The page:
A month later Little was back before the magistrates again, having sent an email on 9 September to the chief executive of Allerdale council in offensive terms, making threats against him and Mark Jenkinson, the Conservative MP for Workington. Little pleaded guilty to sending an email that was grossly offensive or of an indecent, obscene or menacing character, and the case was adjourned for pre-sentence reports. His sentencing hearing was scheduled for 18 October.

On that day, the news was dominated by the killing of the Conservative MP Sir David Amess, which had happened three days earlier. Workington magistrates, no doubt seeking to send a message loud and clear that abuse of public servants and elected representatives will result in consequences, sentenced Peter Little to six weeks in prison for the threatening communication and activated the 12-week suspended sentence for the public order offences, the two sentences to run consecutively.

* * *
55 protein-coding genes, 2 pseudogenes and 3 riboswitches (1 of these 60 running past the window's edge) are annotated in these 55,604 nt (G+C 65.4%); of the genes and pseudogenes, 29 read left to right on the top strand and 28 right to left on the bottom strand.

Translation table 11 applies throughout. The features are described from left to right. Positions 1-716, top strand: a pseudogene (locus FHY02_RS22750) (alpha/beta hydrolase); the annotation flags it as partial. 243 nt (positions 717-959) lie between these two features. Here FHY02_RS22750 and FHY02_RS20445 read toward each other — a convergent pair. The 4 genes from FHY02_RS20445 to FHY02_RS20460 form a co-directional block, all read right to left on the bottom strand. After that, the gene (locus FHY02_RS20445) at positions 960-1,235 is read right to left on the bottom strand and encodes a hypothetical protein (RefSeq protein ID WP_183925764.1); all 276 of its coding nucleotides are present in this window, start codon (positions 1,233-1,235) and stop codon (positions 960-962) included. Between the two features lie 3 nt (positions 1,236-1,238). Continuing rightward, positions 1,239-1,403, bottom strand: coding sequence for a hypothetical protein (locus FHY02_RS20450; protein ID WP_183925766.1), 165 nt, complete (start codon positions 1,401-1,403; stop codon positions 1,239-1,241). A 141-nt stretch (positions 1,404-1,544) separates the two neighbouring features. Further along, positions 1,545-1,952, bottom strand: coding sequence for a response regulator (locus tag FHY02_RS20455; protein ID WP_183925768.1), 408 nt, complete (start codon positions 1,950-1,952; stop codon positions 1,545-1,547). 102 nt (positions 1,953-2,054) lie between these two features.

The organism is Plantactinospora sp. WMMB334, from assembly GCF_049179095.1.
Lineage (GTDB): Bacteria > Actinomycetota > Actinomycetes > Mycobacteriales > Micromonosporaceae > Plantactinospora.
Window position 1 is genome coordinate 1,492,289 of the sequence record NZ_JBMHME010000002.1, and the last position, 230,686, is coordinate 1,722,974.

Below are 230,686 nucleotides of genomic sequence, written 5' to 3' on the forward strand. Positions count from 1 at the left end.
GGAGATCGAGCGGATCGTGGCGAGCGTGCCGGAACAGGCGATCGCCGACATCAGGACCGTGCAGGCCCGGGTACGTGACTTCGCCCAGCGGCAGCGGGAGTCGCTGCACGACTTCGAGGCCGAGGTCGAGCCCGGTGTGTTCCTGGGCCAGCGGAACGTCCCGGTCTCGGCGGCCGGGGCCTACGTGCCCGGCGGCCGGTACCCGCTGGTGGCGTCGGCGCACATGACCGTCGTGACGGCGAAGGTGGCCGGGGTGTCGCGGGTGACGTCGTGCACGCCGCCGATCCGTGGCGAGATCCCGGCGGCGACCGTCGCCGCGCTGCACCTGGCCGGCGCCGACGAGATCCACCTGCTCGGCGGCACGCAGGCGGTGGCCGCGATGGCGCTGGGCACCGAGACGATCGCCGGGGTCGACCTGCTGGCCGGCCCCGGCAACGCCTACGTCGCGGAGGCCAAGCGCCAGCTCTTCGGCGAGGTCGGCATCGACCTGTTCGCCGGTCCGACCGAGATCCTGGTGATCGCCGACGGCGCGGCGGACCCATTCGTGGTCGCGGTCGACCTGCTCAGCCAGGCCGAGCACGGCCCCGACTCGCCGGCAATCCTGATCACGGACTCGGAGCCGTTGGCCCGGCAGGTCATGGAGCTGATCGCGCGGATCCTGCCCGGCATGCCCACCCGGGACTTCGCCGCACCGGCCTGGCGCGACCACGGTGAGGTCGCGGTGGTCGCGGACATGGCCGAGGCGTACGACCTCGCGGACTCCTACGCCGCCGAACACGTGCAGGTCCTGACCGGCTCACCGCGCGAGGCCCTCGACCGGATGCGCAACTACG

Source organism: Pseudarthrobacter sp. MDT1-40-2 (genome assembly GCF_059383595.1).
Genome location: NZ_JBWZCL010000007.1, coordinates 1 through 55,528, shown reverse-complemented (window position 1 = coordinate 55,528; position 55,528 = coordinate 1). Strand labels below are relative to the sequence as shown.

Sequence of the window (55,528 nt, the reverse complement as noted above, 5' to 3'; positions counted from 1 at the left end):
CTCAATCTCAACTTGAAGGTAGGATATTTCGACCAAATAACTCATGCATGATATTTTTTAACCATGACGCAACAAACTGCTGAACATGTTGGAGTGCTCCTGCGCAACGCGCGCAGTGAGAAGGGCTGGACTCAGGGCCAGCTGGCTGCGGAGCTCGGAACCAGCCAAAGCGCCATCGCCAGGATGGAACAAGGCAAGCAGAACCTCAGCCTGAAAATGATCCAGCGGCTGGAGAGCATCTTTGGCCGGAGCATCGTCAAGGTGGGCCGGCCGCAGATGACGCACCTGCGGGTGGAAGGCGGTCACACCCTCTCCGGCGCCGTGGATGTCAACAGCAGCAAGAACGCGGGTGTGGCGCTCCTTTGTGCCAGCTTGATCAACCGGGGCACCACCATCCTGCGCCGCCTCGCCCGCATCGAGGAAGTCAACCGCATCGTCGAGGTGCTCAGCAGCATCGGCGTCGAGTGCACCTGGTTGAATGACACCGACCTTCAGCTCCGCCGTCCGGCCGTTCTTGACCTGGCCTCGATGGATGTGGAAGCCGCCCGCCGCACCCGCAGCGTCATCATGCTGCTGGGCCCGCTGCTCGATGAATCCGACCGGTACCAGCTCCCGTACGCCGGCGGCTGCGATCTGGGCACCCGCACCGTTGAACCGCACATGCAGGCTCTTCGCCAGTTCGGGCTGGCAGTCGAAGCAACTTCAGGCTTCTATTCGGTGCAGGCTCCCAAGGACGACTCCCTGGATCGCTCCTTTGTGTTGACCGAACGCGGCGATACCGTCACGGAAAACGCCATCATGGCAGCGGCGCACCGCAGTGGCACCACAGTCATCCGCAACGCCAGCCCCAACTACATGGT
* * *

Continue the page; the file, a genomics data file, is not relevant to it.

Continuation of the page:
You can't really blame the Allerdale council staff for wanting to get Little off their council as soon as possible. The council added 6 weeks and 12 weeks together, noticed that the sum came to more than the 13-week threshold, and promptly pronounced him to be disqualified. A by-election was just as promptly called to replace him.

The by-election comes with Allerdale council rather evenly balanced between the three main groups. The Conservatives are in minority control but only hold 18 of the 49 seats; opposing them are 17 independents (plus this vacancy) and 13 Labour councillors.